Last season, Stefon Diggs saw a decline in passing targets and receptions, though both surpassed the century mark for the second consecutive season. While he continues to get all the attention on the opposite side of the field, the door opens for pass-catching opportunities elsewhere. It’s now or never for Davis to have a breakthrough as a budding NFL star receiver. What better way to build upon his career-high overall grade (81.5) and receiving grade (80.0) than as the clear-cut WR2 in 2022.
WR Treylon Burks, Tennessee Titans
The Titans didn’t want to pay AJ Brown top-of-the-market money, so they replaced him with another big, physical and athletic rookie wide receiver in Burks. In doing so, they thrust the first-year pass-catcher into the WR1 role for the upcoming campaign.
The 6-foot-2, 225-pound wide receiver averaged 8.6 yards after the catch per reception and broke 24 tackles on 115 receptions across the past two college seasons, grading above 80.0 in each of those two years. Gifted with an otherworldly size-speed combination, he will offer value vertically and on schemed touches underneath.
With Brown’s 110 targets from last season now up for grabs, Burks will have every opportunity to showcase his talent down in Tennessee.
S Kyle Hamilton, Baltimore Ravens
Hamilton fell into Baltimore’s lap in the middle of the first round, most likely because his slower-than-expected 40-yard dash tanked his stock.
However, the 6-foot-4, 220-pounder has absurd length and fantastic eyes in coverage, and he is still one of the most explosive athletes in the class. He recorded 22 combined pass breakups and interceptions in his three-year college career — and only five Power Five safeties have recorded more than 15 over that span.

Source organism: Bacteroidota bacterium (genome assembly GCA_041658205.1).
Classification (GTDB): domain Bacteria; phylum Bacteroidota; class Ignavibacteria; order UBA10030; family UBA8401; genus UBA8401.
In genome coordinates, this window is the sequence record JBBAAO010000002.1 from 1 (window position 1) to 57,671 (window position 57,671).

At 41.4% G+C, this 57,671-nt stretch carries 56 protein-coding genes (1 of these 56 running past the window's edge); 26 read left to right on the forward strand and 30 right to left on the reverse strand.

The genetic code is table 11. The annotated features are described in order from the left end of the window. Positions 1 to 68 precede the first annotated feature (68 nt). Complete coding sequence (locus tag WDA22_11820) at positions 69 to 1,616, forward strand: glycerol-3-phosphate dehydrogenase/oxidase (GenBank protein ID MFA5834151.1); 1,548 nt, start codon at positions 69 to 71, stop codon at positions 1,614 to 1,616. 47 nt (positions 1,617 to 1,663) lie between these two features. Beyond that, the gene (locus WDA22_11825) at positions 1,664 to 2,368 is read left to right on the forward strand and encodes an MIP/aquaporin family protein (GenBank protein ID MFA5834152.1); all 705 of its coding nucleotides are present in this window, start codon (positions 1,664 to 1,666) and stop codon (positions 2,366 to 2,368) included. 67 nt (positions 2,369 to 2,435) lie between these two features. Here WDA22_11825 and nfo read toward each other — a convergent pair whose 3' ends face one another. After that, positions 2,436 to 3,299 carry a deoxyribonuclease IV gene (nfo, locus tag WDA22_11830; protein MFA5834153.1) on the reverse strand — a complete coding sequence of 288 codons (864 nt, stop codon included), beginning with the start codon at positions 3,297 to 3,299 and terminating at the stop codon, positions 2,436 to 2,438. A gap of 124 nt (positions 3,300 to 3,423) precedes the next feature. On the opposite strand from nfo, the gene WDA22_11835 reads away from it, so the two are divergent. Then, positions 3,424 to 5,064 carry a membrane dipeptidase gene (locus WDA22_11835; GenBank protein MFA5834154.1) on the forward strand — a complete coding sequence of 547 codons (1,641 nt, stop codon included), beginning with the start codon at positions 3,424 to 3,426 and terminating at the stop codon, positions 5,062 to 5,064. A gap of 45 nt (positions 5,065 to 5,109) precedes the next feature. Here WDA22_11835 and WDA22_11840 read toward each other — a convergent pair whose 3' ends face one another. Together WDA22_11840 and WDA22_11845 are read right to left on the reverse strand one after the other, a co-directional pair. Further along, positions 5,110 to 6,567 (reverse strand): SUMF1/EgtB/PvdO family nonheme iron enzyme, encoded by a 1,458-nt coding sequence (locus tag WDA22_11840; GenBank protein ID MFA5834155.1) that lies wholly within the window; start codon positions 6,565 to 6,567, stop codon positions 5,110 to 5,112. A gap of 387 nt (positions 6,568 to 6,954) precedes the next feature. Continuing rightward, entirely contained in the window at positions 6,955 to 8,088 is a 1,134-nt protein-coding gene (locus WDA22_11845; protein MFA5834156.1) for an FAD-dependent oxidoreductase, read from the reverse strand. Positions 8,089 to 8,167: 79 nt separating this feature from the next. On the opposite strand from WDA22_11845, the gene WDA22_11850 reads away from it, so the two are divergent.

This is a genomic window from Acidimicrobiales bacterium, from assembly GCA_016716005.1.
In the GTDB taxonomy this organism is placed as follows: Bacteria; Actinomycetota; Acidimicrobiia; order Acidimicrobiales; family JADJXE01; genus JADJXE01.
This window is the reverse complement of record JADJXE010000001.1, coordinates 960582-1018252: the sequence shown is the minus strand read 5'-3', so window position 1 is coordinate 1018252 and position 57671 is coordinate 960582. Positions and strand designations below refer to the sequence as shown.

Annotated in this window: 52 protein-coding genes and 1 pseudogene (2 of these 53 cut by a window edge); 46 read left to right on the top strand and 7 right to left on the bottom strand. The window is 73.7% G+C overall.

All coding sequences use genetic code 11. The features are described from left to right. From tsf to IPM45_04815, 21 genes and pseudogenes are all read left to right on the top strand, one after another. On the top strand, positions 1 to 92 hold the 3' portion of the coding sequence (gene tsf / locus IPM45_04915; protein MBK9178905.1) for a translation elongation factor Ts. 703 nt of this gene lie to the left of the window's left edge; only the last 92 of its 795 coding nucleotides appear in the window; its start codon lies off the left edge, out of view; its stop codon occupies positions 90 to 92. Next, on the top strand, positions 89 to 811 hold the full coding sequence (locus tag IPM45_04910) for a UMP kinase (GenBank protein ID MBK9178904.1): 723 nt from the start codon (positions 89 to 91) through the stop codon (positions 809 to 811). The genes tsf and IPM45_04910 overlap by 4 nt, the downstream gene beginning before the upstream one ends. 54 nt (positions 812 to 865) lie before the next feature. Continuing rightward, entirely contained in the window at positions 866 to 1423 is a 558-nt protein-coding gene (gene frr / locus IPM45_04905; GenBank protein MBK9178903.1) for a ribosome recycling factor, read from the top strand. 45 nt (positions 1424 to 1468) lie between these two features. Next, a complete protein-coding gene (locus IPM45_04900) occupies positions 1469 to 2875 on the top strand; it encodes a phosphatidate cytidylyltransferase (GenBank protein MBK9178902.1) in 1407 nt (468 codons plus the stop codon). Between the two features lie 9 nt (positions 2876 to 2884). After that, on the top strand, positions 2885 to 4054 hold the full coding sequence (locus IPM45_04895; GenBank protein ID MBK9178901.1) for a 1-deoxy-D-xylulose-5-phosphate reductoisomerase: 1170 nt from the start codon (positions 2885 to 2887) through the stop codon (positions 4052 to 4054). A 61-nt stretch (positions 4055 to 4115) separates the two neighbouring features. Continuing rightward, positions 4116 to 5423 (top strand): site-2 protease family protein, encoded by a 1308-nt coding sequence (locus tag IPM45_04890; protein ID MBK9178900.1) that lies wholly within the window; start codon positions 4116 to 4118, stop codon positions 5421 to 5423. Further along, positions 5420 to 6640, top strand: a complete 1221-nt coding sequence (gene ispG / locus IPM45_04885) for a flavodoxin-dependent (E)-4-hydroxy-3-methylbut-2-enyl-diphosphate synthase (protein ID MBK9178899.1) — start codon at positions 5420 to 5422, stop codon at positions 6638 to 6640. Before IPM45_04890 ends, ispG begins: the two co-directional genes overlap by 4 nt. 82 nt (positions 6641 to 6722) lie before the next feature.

Hamilton was a true playmaker at Notre Dame, and he now joins a Ravens secondary that recently added safety to Marcus Williams and already has Marlon Humphrey and Marcus Peters.
CB Asante Samuel Jr., Los Angeles Chargers
Outside of Durwin Jamesno Chargers defensive back registered a coverage grade over 70.0: Veteran Chris Harris Jr was a colossal Chargers flameout who wasn’t re-signed, while Michael Davis finished a turbulent season as CB1 with a career-low 54.4 coverage grade.
Samuel suffered two concussions in his rookie season, limiting him to just 12 games and 693 snaps, but he still managed to rank 10th among 123 qualifying cornerbacks in forced incompletion percentage. The next step for him is to limit the big plays, as he gave up 12 explosive plays of 15 or more yards a season ago.
EDGE Kwity Paye, Indianapolis Colts
Paye registered a 77.5 pass-rushing grade in true pass sets last year, a top-35 mark among all pass-rushers. He also recorded a 20% win rate while totaling 20 hurries, three hits and four sacks on those reps — all in his first NFL season.
Paye’s pass-rushing grade was the highest of all Colts edge rushers, and he racked up the second-most pressures on the team (39). With the pre-draft addition of Yannick Ngakoue into the fold, Paye’s numbers could increase this year with a bookend edge rusher on the opposite side.
Paye’s rookie impact went under the radar because he didn’t have the sack numbers of a Micah Parsons. However, he has the potential to build upon that in 2022, and a change in scheme with added reinforcements can elevate him into a prime AFC breakout candidate.